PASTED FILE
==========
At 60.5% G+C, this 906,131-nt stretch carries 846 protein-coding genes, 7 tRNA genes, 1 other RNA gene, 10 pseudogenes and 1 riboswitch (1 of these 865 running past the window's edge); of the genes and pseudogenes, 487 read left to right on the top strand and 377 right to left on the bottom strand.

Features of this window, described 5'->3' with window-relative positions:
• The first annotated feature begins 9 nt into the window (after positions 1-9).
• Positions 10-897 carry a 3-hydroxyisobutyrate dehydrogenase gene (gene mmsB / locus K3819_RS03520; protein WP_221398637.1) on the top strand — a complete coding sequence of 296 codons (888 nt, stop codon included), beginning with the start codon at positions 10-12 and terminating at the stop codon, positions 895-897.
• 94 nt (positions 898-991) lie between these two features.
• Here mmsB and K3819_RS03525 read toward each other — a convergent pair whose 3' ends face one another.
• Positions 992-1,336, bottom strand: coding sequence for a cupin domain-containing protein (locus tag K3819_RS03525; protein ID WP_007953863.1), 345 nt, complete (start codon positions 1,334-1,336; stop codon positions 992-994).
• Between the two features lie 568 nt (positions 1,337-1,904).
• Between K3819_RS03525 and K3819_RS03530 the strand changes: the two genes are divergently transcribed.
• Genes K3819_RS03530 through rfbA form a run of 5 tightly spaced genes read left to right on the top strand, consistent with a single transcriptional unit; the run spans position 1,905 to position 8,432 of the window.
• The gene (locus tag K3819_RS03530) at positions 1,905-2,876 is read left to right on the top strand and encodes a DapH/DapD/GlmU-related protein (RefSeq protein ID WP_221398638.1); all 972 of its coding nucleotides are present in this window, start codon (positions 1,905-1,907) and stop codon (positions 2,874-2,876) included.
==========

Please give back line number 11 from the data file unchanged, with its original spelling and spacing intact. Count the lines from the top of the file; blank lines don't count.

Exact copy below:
• The gene (locus tag K3819_RS03530) at positions 1,905-2,876 is read left to right on the top strand and encodes a DapH/DapD/GlmU-related protein (RefSeq protein ID WP_221398638.1); all 972 of its coding nucleotides are present in this window, start codon (positions 1,905-1,907) and stop codon (positions 2,874-2,876) included.